President Obama tried yesterday to convince 11 major union leaders meeting with him at the White House to end the labor movement's opposition to the tax on workers' benefits that is part of the Senate bill.
Indications are that the labor leaders remain opposed to the tax but that a compromise on the issue could be gaining ground. One of the labor leaders at the meeting outlined the shape of a compromise he said is under consideration.
Rather than taxing the benefits of individual plans that cost $8,500 per year or more, for example, the tax would be levied on only those plans that are significantly more expensive than that, the leader said. Also part of the compromise, according to the union official, would be a tax on the rich, although the amount of the tax would be lower than what had been proposed in the House bill.
Obama hosted Richard Trumka, president of the AFL-CIO and 10 other labor leaders at a late afternoon meeting at the White House to discuss the tax. At issue was a key provision in the Senate's version of health care reform, taxing 40 percent of the value of workers' health insurance above minimums of $8,500 yearly for an individual and $23,000 for a family.
While union leaders present issued no statement after the meeting, the White House called the session "an exchange of views" and a "productive discussion about a shared goal, health reform." Machinist Union President Tom Buffenbarger did announce the union's executive committee voted it would not back any health bill that was financed by taxing workers' health plans, and the International Association of Fire Fighters President Harold A. Schaitberger said in a statement that the president was abandoning his campaign promise. Buffenbarger and Schaitberger were not at the White House meeting.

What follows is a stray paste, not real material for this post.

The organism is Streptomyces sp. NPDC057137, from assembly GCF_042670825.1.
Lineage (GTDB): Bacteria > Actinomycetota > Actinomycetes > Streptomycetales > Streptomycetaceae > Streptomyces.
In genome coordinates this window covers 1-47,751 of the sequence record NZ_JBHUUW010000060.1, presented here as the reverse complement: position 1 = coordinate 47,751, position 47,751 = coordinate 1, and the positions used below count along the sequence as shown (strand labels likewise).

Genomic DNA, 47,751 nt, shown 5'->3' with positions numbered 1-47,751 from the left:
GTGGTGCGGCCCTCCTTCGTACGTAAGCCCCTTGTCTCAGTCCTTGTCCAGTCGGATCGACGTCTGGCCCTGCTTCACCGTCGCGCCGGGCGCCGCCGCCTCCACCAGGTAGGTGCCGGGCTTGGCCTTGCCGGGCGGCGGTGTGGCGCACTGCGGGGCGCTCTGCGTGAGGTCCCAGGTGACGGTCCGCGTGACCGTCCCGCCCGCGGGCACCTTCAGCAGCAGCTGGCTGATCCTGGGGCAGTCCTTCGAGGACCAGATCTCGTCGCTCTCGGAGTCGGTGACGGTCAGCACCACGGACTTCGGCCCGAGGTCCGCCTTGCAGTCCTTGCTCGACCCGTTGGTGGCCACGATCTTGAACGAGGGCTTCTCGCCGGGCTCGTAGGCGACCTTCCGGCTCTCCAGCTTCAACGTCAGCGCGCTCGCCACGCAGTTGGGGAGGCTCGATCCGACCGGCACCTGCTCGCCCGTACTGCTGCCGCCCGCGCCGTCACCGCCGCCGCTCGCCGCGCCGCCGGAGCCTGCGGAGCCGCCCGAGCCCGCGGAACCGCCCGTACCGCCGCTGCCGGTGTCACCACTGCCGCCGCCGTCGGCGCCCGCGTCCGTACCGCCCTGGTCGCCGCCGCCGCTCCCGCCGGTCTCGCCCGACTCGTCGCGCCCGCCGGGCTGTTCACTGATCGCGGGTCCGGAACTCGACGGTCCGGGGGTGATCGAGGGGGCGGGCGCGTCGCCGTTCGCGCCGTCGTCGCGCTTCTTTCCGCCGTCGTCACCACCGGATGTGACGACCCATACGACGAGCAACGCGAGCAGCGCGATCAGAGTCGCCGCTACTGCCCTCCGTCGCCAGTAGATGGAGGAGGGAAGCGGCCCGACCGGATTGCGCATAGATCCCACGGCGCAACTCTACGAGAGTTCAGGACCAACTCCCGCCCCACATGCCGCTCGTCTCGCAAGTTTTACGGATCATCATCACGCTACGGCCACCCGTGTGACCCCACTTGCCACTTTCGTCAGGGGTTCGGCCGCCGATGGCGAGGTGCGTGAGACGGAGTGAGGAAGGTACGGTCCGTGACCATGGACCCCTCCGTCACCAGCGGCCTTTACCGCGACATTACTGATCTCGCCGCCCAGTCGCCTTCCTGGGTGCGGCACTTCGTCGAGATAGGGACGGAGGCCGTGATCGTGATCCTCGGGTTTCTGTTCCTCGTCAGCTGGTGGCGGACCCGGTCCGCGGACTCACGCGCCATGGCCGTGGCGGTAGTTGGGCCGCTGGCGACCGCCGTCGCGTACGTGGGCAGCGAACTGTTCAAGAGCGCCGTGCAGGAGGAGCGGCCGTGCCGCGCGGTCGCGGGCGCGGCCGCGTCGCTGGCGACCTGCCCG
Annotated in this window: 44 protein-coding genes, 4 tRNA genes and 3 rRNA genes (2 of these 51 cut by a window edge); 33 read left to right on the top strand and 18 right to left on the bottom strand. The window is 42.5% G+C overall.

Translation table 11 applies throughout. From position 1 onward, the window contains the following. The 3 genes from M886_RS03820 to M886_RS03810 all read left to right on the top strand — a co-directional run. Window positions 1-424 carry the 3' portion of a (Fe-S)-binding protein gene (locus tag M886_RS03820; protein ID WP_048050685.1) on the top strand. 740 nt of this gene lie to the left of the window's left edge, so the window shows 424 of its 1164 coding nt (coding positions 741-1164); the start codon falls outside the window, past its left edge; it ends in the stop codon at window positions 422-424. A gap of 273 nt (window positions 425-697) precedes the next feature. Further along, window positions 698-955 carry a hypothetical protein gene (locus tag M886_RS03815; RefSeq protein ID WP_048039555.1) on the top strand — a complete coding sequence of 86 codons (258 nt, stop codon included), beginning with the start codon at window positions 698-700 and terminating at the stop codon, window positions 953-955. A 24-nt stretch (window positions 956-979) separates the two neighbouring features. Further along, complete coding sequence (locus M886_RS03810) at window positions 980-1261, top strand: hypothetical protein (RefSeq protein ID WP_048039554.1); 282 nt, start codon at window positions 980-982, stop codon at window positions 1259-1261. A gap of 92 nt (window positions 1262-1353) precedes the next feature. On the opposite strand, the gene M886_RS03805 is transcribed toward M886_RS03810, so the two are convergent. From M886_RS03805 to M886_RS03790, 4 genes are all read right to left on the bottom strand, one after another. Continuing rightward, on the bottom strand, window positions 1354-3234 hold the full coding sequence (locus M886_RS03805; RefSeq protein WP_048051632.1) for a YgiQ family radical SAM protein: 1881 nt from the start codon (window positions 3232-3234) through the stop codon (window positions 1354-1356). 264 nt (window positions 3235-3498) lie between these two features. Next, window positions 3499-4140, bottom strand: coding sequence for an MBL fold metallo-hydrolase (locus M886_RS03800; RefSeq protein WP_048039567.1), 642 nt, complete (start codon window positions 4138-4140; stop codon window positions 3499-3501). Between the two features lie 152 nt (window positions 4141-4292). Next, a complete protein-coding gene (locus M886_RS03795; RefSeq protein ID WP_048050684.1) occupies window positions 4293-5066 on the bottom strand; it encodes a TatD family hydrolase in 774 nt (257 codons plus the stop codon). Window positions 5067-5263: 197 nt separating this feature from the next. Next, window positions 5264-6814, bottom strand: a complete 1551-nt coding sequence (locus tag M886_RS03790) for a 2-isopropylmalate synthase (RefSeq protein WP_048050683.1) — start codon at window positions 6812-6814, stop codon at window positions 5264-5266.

Trumka repeated the labor movement's strong opposition to the tax in a speech to the National Press Club just hours before the White House meeting. He warned that the Democratic Party risked losing seats if the final health care bill that is passed is watered down.
Determined to fight to the last minute for improvements in the health care reform package moving through Congress, the AFL-CIO has called for a national call-in day tomorrow, Jan. 13.
All indications are that a national phone blitz on Congress will virtually tie up the lines in the nation's capital tomorrow.
Typical of the mobilizations across the country is one being mounted by the North West Indiana Federation of Labor which sent e-mails to every union member in the state who is on line.
"As we reach the finish line in our fight for national health care reform, we are calling on union members nation-wide to deluge members of Congress with phone calls demanding reform that works for working families," the federation's call reads.
Unions are asking everyone to call a free number, 1-877-3-AFL-CIO, with the brief message: "We need you to stand strong for working families by voting for health care reform that does not tax our benefits, requires employers to pay their fair share and includes a public health care option."